By better leveraging its Knowledge Graph smart search algorithm, Google is giving its health-related search functions a shot in the arm. Starting in the next few days, health searches on Google and via the Google app will display a wide range of medical facts about the disease or condition in question.
"We’ll show you typical symptoms and treatments, as well as details on how common the condition is—whether it’s critical, if it’s contagious, what ages it affects, and more," product manager Prem Ramaswami wrote on the Google Blog this week. "For some conditions you’ll also see high-quality illustrations from licensed medical illustrators. Once you get this basic info from Google, you should find it easier to do more research on other sites around the web, or know what questions to ask your doctor."
Knowledge Graph is a function of Google Search, introduced in 2012, that combines Google's search algorithm with publicly available and internal databases to create a "smarter" search. With Knowledge Graph, a small display of relevant information shows up at the top of a user's search results page. Google first started using Knowledge Graph with health-related search results in 2012.
The information Knowledge Graph will display is gathered from well-regarded medical websites has been vetted by a team of doctors, both internal at Google, led by Dr. Kapil Parakh, and at the Mayo Clinic.
"That doesn’t mean these search results are intended as medical advice," Ramaswami added. "We know that cases can vary in severity from person to person, and that there are bound to be exceptions. What we present is intended for informational purposes only -- and you should always consult a healthcare professional if you have a medical concern."
Ramaswami writes that 1 in 20 Google searches is health related, and Google has been aware of this fact for years. At various times since 2009, Google has updated its search features to be more friendly to health-related searches. In November 2010, Google wrote a blog post officially introducing special search results for people using Google in an emergency situation.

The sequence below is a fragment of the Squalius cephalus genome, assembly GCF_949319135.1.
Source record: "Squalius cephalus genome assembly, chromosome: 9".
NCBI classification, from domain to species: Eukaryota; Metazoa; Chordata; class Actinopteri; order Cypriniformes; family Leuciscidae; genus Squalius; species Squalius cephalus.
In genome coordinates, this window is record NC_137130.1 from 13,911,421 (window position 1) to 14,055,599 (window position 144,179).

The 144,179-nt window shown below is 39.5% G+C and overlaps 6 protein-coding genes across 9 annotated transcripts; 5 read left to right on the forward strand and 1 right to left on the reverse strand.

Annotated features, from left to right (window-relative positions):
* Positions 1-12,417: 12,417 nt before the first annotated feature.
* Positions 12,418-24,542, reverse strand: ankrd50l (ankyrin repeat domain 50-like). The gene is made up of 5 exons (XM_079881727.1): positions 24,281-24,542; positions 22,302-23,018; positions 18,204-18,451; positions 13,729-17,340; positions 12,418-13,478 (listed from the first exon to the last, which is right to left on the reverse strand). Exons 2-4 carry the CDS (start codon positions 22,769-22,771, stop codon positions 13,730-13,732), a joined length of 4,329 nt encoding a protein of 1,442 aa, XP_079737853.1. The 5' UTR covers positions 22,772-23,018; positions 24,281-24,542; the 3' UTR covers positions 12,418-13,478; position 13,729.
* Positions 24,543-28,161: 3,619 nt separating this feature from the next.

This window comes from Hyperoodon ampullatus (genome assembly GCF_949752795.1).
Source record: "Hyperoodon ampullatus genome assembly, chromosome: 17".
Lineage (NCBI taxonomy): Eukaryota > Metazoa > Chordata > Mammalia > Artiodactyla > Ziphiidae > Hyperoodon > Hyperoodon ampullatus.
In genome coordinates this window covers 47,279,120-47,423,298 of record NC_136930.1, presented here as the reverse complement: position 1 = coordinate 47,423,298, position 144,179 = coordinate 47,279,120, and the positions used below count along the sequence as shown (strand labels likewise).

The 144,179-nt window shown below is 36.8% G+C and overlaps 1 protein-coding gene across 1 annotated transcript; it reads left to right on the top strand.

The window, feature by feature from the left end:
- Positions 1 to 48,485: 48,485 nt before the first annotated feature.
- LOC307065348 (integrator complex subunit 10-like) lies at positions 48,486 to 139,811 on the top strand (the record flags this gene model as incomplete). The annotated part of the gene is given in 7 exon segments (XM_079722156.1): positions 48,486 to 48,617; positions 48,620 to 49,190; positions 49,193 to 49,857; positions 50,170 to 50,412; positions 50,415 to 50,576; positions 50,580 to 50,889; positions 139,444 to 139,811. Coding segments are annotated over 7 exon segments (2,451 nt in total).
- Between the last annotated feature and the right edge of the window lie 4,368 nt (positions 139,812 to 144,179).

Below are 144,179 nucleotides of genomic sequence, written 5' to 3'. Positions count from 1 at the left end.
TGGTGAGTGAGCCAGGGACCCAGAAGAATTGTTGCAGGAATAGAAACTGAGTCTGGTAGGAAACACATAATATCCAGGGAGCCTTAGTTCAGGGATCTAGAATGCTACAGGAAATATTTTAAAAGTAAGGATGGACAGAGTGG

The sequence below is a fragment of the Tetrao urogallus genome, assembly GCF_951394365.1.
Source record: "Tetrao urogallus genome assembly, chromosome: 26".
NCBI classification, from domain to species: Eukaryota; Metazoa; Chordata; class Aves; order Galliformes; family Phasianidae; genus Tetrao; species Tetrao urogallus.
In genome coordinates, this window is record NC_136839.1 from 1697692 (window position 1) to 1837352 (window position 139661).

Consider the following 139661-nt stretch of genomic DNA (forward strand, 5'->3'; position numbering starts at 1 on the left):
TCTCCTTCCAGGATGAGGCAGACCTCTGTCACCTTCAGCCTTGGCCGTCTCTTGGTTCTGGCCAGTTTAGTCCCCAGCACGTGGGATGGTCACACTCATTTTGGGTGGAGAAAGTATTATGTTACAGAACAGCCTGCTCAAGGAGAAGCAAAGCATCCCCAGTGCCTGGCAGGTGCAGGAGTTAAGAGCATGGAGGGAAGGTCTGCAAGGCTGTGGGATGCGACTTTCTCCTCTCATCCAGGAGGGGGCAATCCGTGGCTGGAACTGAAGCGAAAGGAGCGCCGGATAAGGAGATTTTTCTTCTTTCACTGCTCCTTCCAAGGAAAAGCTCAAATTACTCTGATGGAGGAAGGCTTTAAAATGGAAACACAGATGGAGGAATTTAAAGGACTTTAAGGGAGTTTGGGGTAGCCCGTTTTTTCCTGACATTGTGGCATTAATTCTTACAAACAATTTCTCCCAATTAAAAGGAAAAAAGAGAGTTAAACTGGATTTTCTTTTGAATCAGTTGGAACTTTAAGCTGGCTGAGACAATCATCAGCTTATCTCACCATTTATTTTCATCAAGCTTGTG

“We know that in times of crisis, it’s especially important for you to find the crucial information you’re looking for -- and find it fast,” Dr. Roni Zeiger, Google’s then Chief Health Strategist wrote at the time. “Today, in 13 countries, we’ll begin displaying some combination of special search results for searches around poison control, suicide and common emergency numbers that point to emergency information.”
In fact, Google had rolled out special search results — a large, prominently displayed phone number — for poison- and suicide-related searches as early as the fall of 2009. The company added special results for emergency-related terms in various languages as well.
In February 2012, Google changed how search worked for people who seemed to be looking for information about medical symptoms, displaying a short list of related conditions.
“The list is generated by our algorithms that analyze data from pages across the web and surface the health conditions that appear to be related to your search,” Zeiger wrote in a blog post at the time. This search protocol has been modified somewhat since then. It now displays the message “Consult a doctor if you have a medical concern” in response to symptom searches.
In November 2012, Google added medication concerns to its roster of special searches. This time Adam Brown, the former Google Health product manager wrote the blog post for the feature, which was the first to tie in health searches to Knowledge Graph.
“We get a lot of queries for medicine on Google. So to make it quick and easy for you to learn about medications, we’ll start showing key facts — side effects, related medications, links to in-depth resources, and more — right on the search results page,” he wrote. Medication searches also display the “consult a doctor” disclaimer.
The most recent health-related change to search was nutrition-related. Starting in May of 2013, Google search begain to answer questions about the nutritional content of food, even making connections between foods with unlike-sounding names like summer squash and zucchini.
Last year Google also experimented by inviting some health information searchers to video chat with a physician. The video chats were part of Google's Helpouts service. The October experiment, however, was just a temporary search feature.